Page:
In defence of irresponsible Liberal bus metaphors - Macleans.ca

In defence of irresponsible Liberal bus metaphors

Colby Cosh on outbreaks of “bad luck” as non-specific indicators of leadership problems

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“For the last time: the physical world does not conform itself to journalists’ desire for metaphors!” barked Colleague Coyne in the wake of the breakdown of the Liberal Express yesterday. “Mechanical breakdowns are not “emblematic” of anything, except to reporters who like to press the facts into pre-defined templates of spurious significance (see: narrative), or who think the universe is governed by magic.”

At first I read this and gave a firm, satisfied nod of approval. I don’t think the universe is governed by magic either. But wait: isn’t Michael Ignatieff leader of the Liberal party largely because his predecessor was tried and convicted of exhibiting bad juju?

Thinking back to Stephane Dion’s video suicide, it seems to me that there is some room to regard outbreaks of “bad luck” as non-specific indicators of leadership problems. We call them “leaders” for a reason, right? They cannot be aware of all the details of a campaign, but they are responsible for creating an expectation of professionalism, a spirit of unity, and a climate of accountability. They set the moral tone for an organization and determine how much energy the rank and file will apply to mundane tasks.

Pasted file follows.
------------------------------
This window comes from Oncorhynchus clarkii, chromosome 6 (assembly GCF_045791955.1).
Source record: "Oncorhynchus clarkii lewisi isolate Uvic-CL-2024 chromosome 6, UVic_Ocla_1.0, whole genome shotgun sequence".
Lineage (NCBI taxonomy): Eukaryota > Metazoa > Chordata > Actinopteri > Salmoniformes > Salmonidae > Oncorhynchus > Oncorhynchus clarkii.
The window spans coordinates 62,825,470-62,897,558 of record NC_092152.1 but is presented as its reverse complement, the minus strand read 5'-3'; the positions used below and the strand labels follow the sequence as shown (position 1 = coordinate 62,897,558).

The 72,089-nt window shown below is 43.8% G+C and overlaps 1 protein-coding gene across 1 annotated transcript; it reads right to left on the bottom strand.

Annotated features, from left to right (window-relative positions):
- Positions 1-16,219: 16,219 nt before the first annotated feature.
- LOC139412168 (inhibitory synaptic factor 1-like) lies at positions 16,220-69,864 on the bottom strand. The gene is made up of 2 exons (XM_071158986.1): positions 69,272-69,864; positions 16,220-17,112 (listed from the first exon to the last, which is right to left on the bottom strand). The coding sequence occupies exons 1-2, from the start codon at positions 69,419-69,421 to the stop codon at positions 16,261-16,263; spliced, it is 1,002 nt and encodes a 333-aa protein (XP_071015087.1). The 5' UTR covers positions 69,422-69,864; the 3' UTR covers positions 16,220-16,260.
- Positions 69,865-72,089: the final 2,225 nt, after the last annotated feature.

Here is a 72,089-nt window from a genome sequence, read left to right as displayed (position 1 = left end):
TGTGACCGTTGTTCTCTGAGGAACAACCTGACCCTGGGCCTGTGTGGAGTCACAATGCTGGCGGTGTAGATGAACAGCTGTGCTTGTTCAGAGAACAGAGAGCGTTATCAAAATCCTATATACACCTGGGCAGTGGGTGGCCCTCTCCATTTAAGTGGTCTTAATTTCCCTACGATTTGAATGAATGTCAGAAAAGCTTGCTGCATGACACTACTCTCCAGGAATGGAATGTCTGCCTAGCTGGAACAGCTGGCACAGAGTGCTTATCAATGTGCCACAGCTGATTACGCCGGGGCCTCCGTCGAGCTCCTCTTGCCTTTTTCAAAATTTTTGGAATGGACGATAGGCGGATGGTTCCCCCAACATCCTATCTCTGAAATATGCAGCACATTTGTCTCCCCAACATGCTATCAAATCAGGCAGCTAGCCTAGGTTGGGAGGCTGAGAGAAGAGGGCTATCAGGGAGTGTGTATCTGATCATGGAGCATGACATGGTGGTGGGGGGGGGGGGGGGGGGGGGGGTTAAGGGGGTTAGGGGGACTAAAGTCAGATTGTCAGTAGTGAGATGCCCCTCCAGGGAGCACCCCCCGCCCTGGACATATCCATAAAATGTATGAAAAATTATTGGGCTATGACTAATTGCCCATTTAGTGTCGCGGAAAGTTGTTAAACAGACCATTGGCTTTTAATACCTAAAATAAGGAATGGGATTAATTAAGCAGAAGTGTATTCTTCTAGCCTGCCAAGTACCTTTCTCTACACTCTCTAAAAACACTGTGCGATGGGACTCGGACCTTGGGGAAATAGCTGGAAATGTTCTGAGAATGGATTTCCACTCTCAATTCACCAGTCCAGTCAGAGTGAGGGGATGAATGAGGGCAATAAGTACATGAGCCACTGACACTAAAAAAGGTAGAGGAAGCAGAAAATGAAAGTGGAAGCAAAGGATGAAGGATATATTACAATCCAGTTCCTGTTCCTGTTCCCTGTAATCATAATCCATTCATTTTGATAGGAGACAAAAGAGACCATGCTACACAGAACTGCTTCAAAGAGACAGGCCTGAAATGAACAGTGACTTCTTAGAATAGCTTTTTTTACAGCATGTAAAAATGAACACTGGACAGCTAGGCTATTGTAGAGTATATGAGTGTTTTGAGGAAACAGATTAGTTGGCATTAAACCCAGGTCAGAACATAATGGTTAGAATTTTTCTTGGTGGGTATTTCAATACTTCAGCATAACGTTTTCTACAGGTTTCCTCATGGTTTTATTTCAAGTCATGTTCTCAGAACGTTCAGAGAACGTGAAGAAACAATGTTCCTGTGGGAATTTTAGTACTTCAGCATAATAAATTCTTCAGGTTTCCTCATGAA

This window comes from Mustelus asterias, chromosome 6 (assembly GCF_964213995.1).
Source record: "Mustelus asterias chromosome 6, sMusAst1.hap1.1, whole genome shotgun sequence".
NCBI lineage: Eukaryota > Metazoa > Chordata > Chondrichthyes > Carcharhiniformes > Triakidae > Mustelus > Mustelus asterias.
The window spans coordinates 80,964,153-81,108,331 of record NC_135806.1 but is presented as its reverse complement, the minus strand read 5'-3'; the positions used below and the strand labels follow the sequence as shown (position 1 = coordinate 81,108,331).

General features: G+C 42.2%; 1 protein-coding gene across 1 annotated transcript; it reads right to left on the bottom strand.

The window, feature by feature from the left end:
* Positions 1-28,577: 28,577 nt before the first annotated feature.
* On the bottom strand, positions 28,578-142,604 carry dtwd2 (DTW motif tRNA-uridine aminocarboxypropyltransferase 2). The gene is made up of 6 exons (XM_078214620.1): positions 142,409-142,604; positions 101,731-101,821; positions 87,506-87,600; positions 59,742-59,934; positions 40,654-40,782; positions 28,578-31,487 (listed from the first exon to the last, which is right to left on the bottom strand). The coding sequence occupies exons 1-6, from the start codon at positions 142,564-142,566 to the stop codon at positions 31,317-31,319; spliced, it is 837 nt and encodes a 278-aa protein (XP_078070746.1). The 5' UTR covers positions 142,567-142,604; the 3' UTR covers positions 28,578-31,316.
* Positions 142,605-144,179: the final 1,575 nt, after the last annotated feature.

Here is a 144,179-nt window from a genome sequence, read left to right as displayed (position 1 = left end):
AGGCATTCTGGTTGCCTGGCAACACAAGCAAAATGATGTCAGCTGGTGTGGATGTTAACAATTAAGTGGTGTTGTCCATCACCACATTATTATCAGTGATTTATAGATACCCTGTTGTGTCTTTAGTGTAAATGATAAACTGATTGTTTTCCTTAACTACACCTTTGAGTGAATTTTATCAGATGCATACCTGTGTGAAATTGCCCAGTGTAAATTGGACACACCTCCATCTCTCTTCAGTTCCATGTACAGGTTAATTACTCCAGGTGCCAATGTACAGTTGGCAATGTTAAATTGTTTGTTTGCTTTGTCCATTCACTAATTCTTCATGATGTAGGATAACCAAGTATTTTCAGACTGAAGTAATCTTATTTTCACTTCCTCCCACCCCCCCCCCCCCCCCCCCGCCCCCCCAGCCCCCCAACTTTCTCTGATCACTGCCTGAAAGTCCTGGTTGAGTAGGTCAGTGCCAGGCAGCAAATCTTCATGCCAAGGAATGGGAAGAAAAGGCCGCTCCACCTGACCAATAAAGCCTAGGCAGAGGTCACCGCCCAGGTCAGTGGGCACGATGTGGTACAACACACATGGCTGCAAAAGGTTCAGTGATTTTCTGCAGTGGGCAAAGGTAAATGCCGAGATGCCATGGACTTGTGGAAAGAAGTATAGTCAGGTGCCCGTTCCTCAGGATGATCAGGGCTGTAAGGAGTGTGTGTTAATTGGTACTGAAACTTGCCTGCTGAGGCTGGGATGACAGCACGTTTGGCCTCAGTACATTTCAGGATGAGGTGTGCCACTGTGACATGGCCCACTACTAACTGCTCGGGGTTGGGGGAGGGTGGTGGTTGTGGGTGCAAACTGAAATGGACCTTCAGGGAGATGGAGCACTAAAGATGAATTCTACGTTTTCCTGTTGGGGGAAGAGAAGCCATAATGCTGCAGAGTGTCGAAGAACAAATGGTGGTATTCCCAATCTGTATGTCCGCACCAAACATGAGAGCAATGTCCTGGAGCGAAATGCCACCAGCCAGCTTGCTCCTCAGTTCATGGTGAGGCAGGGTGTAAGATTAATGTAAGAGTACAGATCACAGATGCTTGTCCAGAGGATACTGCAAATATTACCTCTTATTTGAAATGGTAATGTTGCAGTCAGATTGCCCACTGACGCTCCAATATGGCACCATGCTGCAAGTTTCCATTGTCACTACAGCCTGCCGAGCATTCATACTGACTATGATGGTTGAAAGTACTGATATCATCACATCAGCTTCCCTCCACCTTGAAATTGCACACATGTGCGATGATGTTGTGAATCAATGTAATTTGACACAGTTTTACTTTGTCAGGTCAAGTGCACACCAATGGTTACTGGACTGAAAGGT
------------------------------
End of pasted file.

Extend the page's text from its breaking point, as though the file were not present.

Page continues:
If you’ve had a career of any length you’ve probably worked for bad, discouraging bosses and good, inspiring ones: which kind gets the worker bees to mind their p’s and q’s, to put in that little extra soupçon of effort? Which sort of executive will have his people coming into work an hour early because they have to pick a transport supplier and they don’t want the old man to lose face? When patronizing a business, don’t you notice, and judge on the basis of, all kinds of little things like this—things that might be strictly irrelevant in themselves? A smudged countertop, an untidy restroom? And aren’t blameless “accidents” often the way in which an unclear command structure, cronyism, or a dispirited workforce manifest themselves?

I don’t say that yesterday’s stop-and-go should by itself, or will, reflect on the state of the Liberal Party. It really is just a damn bus transmission: I feel faintly silly even suggesting that there could conceivably more to it. But if journalists are somewhat prone to Kremlinological flights of fancy about the internal morale of parties and organizations, there’s a reason for that: by and large, their opportunities for genuine insight are a lot less abundant and useful than you think. The press, aided by ethanol and unscrupulousness, does what it can to ferret out the truth. The better one’s access, the greater the inherent compromises.

The Liberal campaign might be a joyless death march, but the marchers themselves live by an ancient, inflexible code that obliges them to plod on uncomplainingly until they fall. All the rest of us can do is to keep our eyes unerringly fixed upon the place where, ahem, the rubber meets the road.